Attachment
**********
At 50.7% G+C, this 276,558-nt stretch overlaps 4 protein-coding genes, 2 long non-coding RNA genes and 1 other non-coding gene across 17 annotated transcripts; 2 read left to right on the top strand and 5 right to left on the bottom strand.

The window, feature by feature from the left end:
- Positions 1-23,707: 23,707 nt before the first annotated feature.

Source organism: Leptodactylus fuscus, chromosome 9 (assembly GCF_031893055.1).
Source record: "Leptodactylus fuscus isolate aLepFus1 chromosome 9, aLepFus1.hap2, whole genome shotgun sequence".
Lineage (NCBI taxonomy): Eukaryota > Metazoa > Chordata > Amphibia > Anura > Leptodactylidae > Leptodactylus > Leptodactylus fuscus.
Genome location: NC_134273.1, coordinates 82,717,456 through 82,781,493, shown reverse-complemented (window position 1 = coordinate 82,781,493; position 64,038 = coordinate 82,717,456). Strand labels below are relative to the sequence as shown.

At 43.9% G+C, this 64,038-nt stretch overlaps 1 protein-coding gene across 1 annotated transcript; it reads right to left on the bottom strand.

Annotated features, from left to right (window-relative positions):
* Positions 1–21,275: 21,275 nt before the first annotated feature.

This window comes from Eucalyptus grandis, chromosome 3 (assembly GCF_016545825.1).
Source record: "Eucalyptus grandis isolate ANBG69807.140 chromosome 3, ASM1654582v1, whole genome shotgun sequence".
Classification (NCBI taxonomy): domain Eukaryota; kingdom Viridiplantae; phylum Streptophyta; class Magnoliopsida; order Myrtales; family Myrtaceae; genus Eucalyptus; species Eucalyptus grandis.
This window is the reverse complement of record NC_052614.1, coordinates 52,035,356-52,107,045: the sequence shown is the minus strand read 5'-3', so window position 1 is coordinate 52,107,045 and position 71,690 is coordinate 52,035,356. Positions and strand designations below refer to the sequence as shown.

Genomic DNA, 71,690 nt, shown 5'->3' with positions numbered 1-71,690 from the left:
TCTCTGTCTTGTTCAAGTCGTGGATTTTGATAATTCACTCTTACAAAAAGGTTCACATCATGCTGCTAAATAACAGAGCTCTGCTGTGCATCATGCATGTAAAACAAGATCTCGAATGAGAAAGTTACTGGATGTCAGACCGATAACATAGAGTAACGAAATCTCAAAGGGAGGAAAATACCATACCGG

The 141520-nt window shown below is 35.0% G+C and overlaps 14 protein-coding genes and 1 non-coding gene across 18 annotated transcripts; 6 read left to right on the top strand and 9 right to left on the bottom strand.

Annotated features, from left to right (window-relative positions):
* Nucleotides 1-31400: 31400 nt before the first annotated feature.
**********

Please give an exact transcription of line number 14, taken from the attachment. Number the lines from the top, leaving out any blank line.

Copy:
This window is the reverse complement of record NC_052614.1, coordinates 52,035,356-52,107,045: the sequence shown is the minus strand read 5'-3', so window position 1 is coordinate 52,107,045 and position 71,690 is coordinate 52,035,356. Positions and strand designations below refer to the sequence as shown.